Skip to content
General News

New children’s book helps refugee DV survivors get legal help: Refugee Week

Legal Aid NSW 2 mins read

An inspirational children’s book about a refugee child migrating to Australia with their family is helping refugees including domestic violence victim-survivors access legal help.

‘The Ribbon’ was commissioned by Legal Aid NSW’s Refugee Service to educate refugee communities about the free legal assistance available in NSW through Legal Aid NSW.

The book, created by Lost in Books Fairfield, was officially launched this week to mark Refugee Week 2023.

Legal Aid NSW’s Refugee Service Community Engagement Officer Nohara Odicho commissioned the
book after noticing that many refugee women were too afraid to take home pamphlets about domestic violence.

“Many refugee women – particularly domestic violence victim-survivors - want to access legal help but are too scared of being found out to take resources at outreach sessions or public events,” she

“This book is about empowering refugees with the legal resources they need to get help while also educating them and their children about the support available.”

The bilingual tale (available in Arabic, Dari, Burmese and Swahili) uses the analogy of a tight ribbon to help children understand the emotions associated with moving to a new country.

It is a story of hope with one powerful message:

We are not alone. For the heavy
knots we feel, there are special
hands that can try to untie them.

Ms Odicho said feedback on the book has been positive, with many families taking the book and later calling Legal Aid NSW’s Refugee Service with legal questions.

“The Refugee Service helps with problems like immigration, housing, discrimination, harassment,
problems with Family and Community Services and domestic and family violence,” she said.

The book was written by Assyrian-Australian writer Monikka Eliah and illustrations were designed by
refugee and illustrator Hussein Nabeel.

Legal Aid NSW CEO Monique Hitter said legal education resources – particularly in different languages - are essential to ensure access to justice for people in the most disadvantaged of circumstances.

“We are committed to doing everything we can to provide educational resources to disadvantaged communities about the legal support that is available in NSW,” she said.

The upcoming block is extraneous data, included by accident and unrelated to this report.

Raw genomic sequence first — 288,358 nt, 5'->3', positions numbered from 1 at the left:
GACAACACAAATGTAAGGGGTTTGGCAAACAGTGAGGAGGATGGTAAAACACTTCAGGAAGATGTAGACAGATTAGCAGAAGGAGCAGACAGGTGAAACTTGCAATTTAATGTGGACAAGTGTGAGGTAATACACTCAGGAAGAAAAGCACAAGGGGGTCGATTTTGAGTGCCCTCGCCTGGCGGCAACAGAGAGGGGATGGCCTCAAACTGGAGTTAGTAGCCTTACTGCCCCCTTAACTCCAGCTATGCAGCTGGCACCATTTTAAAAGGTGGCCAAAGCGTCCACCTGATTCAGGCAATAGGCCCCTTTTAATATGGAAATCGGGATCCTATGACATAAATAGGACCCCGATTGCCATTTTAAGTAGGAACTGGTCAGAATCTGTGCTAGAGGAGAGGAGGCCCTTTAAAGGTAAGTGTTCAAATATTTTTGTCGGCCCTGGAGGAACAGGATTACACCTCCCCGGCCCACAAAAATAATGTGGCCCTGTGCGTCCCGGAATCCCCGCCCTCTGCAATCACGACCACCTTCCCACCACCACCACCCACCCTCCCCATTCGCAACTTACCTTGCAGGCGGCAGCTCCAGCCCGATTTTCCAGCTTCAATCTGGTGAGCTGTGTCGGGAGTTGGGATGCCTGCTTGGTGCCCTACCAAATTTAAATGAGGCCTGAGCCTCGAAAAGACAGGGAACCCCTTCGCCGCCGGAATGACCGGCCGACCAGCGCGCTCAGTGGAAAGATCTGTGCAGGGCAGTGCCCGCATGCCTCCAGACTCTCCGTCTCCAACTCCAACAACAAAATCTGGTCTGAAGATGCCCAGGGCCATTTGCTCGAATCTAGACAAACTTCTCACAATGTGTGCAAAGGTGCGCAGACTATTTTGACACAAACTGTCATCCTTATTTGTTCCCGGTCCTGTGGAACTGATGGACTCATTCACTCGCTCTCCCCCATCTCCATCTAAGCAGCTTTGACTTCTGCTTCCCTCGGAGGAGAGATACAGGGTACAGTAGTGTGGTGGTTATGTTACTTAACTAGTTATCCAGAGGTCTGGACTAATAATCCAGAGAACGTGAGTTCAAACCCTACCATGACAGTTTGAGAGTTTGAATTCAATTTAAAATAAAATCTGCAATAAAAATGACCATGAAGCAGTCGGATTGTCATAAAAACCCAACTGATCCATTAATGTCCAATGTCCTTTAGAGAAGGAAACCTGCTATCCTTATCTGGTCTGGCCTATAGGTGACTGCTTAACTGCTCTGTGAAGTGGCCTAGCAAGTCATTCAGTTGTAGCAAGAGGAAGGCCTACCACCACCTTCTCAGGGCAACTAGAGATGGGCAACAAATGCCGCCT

Over the past two and a half years, the service has provided almost 4,500 legal services to newly arrived refugees.

A digital copy of the book can be accessed below:

The Ribbon – English and Arabic by Legal Aid NSW - Flipsnack

Nohara Odicho is available for interview about the book and Refugee Service legal officer Lyn Payne is available to interview about the Refugee Service.

Contact details:

Media contact | Georgia Clark, Legal Aid NSW | 0438 606 092 or

More from this category

  • Education Training, General News
  • 07/12/2023
  • 12:44
Independent Tertiary Education Council Australia

Government Funded Students In Skills Training Still Lower Than Two Years Ago

The number of government-funded skills training students grew in the first half of this year, but remains lower than the comparable period last year, according to an assessment of government data undertaken by the Independent Tertiary Education Council Australia (ITECA), the peak body representing independent skills training, higher education, and international education providers. Data released today by the National Centre for Vocational Education Research (NCVER) shows that for the first half of 2023, there were a total of 911,180 government-funded students enrolled in skills training. This marks a 4.0% increase compared to the same period in 2022; however, this figure…

  • Contains:
  • Environment, General News
  • 07/12/2023
  • 12:42
OzFish Unlimited

Leading scientist says the carp herpes virus is needed

The carp herpes virus should be released into Australia’s freshwater rivers to save our native fish populations and their habitats. The bold move is…

  • Contains:
  • General News, Medical Health Aged Care
  • 07/12/2023
  • 08:01


SYDNEY, AUSTRALIA, 20TH NOVEMBER 2023 - While Aussies may blame stress for why they struggle to sleep, new research has found it’s not just your thoughts keeping you up at night. Sleep nutrition expert Olivia Arezzolo says there is a major link between the foods we eat, and the quality of our sleep. “Lack of sleep can exacerbate stress, which can lead to poor nutrition choices and overall fatigue. Each element is intertwined, creating a vicious cycle that can impact overall quality of life when one is imbalanced,” said Olivia. Although sleep is the biggest priority for almost half (42%)…

Media Outreach made fast, easy, simple.

Feature your press release on Medianet's News Hub every time your distribute with Medianet. Pay per release or save with a subscription.